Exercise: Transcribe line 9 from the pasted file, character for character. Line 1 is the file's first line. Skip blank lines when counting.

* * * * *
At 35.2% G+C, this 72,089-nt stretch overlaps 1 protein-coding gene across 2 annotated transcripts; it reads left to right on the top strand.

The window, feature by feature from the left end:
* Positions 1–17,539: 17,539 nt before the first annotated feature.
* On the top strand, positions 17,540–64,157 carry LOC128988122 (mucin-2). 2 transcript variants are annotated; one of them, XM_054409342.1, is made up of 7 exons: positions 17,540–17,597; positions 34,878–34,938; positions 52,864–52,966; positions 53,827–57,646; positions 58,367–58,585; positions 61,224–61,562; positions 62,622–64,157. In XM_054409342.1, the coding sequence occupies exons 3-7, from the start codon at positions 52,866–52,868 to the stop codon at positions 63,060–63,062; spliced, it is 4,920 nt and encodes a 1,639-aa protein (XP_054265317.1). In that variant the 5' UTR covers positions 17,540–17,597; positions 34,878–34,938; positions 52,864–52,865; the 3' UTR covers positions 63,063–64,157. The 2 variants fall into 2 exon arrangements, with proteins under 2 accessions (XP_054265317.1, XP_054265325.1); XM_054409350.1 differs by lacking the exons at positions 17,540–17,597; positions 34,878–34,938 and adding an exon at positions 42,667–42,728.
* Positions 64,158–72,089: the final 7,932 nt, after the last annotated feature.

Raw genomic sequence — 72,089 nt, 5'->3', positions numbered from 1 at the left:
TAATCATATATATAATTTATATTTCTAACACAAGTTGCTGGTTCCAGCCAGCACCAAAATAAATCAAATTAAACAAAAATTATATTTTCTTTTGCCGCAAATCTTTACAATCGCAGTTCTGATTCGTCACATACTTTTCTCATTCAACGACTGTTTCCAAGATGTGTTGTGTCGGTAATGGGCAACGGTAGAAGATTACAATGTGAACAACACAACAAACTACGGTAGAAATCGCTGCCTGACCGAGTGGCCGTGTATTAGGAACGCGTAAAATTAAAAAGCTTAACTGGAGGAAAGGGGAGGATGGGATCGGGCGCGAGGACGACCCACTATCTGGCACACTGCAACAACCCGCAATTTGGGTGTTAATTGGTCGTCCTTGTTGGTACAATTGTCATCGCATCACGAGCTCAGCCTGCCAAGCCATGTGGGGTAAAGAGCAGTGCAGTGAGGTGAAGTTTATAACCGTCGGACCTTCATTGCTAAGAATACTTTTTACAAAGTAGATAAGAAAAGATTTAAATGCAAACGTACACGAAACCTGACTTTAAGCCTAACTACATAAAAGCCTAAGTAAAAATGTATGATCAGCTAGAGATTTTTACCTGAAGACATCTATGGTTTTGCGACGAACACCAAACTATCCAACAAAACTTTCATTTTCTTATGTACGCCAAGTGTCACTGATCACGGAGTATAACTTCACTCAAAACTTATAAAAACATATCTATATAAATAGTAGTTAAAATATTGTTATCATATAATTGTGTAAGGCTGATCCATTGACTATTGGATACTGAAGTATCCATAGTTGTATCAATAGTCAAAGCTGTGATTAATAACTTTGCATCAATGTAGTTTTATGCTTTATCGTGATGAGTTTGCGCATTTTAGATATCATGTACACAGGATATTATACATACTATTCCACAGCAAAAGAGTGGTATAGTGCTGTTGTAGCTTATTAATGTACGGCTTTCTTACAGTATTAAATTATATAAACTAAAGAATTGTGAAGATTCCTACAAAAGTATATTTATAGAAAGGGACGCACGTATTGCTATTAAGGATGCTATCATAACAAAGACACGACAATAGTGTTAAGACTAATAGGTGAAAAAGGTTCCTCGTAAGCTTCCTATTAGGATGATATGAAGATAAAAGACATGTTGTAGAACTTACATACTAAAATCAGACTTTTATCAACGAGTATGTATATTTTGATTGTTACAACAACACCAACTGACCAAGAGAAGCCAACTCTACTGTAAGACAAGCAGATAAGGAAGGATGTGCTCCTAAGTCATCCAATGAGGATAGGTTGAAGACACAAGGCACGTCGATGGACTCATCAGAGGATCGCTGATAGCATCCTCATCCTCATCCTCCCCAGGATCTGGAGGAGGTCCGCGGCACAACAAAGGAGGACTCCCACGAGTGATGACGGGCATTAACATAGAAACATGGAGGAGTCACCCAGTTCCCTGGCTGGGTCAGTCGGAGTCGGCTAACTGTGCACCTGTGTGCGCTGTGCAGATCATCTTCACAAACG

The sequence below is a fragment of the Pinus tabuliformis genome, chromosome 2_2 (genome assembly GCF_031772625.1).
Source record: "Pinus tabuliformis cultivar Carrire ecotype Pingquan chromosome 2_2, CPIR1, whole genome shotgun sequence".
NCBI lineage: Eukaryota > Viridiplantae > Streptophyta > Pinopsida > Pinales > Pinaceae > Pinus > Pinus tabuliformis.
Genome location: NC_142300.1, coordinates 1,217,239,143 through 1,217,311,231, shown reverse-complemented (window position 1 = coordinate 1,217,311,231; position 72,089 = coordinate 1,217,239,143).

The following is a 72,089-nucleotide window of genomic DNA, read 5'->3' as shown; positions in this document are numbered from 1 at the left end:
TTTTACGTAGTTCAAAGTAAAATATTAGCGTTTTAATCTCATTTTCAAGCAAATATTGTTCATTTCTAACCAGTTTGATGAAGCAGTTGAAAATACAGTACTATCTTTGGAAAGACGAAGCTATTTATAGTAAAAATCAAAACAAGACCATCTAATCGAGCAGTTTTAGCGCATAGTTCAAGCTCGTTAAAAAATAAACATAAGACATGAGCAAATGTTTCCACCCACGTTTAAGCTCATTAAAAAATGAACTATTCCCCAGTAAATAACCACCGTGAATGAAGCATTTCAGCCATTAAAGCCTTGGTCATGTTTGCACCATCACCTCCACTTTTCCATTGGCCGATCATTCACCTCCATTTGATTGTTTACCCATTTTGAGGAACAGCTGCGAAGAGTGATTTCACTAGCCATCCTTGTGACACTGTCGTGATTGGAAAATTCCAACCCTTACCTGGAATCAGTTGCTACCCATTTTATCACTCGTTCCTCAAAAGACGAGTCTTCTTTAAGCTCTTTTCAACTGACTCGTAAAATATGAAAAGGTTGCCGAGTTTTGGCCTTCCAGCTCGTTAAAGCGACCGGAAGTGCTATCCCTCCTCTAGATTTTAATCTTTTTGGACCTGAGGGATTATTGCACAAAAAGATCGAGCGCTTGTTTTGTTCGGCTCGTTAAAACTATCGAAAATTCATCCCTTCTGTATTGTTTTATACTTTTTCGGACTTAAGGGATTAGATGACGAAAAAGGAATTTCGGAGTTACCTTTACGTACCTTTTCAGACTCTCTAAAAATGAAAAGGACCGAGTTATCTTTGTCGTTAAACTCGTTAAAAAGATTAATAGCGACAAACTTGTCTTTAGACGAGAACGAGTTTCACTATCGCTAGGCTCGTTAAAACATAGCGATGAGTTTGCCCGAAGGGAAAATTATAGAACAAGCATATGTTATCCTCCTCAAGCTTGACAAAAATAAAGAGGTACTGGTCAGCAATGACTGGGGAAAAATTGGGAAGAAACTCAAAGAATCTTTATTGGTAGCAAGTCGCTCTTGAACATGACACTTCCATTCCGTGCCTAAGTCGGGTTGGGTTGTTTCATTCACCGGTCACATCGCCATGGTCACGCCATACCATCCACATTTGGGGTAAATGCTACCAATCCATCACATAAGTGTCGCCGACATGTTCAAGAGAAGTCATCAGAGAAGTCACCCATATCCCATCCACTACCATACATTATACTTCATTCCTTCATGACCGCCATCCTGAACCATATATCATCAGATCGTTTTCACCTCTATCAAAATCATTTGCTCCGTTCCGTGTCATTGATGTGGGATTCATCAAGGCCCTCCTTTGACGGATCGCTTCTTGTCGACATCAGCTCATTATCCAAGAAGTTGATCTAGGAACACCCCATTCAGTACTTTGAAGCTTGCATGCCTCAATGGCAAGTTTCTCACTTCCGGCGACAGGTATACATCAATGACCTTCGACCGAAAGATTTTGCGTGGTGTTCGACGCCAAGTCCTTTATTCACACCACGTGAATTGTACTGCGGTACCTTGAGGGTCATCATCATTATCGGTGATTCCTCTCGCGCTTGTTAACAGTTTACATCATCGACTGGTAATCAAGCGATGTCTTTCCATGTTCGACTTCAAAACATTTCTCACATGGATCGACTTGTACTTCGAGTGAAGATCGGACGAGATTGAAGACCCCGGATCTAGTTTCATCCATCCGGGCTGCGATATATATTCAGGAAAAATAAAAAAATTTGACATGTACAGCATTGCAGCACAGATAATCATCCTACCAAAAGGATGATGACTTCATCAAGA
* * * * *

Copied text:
Source record: "Pinus tabuliformis cultivar Carrire ecotype Pingquan chromosome 2_2, CPIR1, whole genome shotgun sequence".